The Cowboy
VCI // Unrated // $14.99 // January 17, 2006
Review by Stuart Galbraith IV | posted March 11, 2006
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The Cowboy (1954) is a slim but historically interesting documentary about real-life American cowboys. It was directed by cutter (and later producer) Elmo Williams, who had recently won an Academy Award co-editing High Noon (1952), supposedly using raw film stock that was left over following the production of The Tall Texan (1953), an eight-day oater starring High Noon's Lloyd Bridges and which Williams directed as well as edited. He and wife Lorraine threw together a script and shot footage of actual cowboys while still on location in New Mexico. (Williams' own account is quite different, that he simply proposed the film to distributor Lippert Pictures and it was financed separately. This makes more sense considering that The Tall Texan was shot in black & white and this is in color.)

The resulting film is essentially standard 1.37:1 footage shot silent, some of it nicely-photographed, of cowboys doing what cowboys do: busting broncos, riding the range, going to square dances and the like. This was then supplemented with narration spoken by John Dehner and William Conrad, character actors at the time primarily associated with Western radio programs, as well as Tex Ritter - whose signature song was, of course, "High Noon (Do Not Forsake Me)" - and Lawrence Dobkin, who served as general narrator. The script appears to have been adapted from interviews with the cowboys, though this isn't entirely clear, and some of the footage is obviously staged. The movie was apparently quite successful; it cost just $53,000 to make yet received a wide distribution and probably earned ten times what it cost to make.

The film recalls the earliest Disney True-Life Adventures (The Vanishing Prairie, etc.) though instead of cute animal footage the film sincerely pays tribute to this seminally American pioneer, and for its footage alone of real-life 19th century cowboys who started riding the range in the late-19th century (and whom by 1953 were in their seventies) The Cowboy is worth a look. Nevertheless, the limitations of the production method - silent footage teamed with meandering and sometimes disconnected narration - becomes tiresome after a while.

Video & Audio

A much bigger problem concerns what would appear to be severe mastering issues. Beginning at about 4:11, digital artifacting began messing up the image, much of it in the form of blocky green squares. It got so bad this reviewer thought something was wrong with the DVD player, not the DVD. However, a second player exhibited the same problems (though not always at the same point) - the green cubes reappeared, and at 13:57 the entire image froze up with a green-white image. Making matters worse, at this point this second DVD player no longer responded to basic commands (stop, fast-forward, power off, etc.), and the machine had to be unplugged from the wall socket and restarted before the DVD could be extracted. Whether this is an isolated bad disc or uniform bad mastering is unknown at this time, but we'll let you know if we hear from VCI. (Update: "I wanted to let you know that we are recoding The Cowboy to correct any anomolies in the first pressing," writes Christopher Rowe, PR Director for VCI Entertainment. "We have had mixed reports on this and we have corrected the issue. As far as the color timing issue, we are looking into it as we speak. Thank you for your review.")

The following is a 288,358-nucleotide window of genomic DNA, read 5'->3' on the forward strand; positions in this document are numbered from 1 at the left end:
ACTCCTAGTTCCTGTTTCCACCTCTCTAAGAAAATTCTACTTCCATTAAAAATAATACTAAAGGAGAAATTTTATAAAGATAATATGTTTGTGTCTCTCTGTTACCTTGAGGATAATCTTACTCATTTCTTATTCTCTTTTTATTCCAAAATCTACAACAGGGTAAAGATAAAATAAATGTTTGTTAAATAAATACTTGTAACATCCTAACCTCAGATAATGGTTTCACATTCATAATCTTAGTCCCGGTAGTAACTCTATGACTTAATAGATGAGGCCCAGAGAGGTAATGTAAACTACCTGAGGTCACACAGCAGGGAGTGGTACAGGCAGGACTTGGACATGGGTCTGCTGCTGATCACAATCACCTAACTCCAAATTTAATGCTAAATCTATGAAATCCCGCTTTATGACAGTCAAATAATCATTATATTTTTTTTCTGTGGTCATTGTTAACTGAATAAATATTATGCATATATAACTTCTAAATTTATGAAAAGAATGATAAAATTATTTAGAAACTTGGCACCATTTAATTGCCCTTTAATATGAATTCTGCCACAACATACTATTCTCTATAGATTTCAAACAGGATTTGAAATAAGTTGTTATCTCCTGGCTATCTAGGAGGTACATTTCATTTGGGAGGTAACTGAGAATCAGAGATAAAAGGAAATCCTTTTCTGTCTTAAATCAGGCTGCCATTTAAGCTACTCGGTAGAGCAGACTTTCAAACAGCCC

For the record the film is presented in its original full frame format. The clarity and color is strong but very inconsistent, as if this print weren't color-timed. The mono sound is adequate but unexceptional. There are no subtitles options.

Extra Features

The unusually large assortment of extra features for VCI begins with an intriguing Audio Commentary with four of the cowboys featured in the film: Ross May, L.B. "Beau" Johnson, Robert Johnson, and Darrell "Hawkshaw" Hawkins. Getting these four together was a great idea and the track, what this reviewer heard of it, was full of warm nostalgia and quite interesting.

Also included is a documentary produced by reparatory film distributor Kit Parker: Ghost Towns of the Old West (1989), a 47-minute program - apparently episode three of a series - shot 4:3 on video and narrated by Rip Torn, who also appears on-camera as a ghost. It's pretty basic but okay.

Both the Elmo Williams Bio and Making of The Cowboy are presented in the kind of at-our-pace text screens VCI favors, though the viewer does have some control this time via the chapter stop advance button on their DVD player's remote. The latter is adapted from Hollywood: Sooner or Later, a book by Williams.

Trailers for The Cowboy and The Tall Texan, as well other VCI titles including Cattle Queen of Montana, Little Big Horn, and The Return of Jesse James round out the program.

Parting Thoughts

Western movie and documentary fans, as well as anyone interested in the historical Old West and what life was like for mid-20th century cowboys will want to seek this out. As for the title's mastering issues, we'll keep you posted. In the meantime, the movie comes "recommended," while the DVD is a "skip it."

Stuart Galbraith IV is a Kyoto-based film historian whose work includes The Emperor and the Wolf - The Lives and Films of Akira Kurosawa and Toshiro Mifune and Taschen's forthcoming Cinema Nippon. Visit Stuart's Cine Blogarama here.

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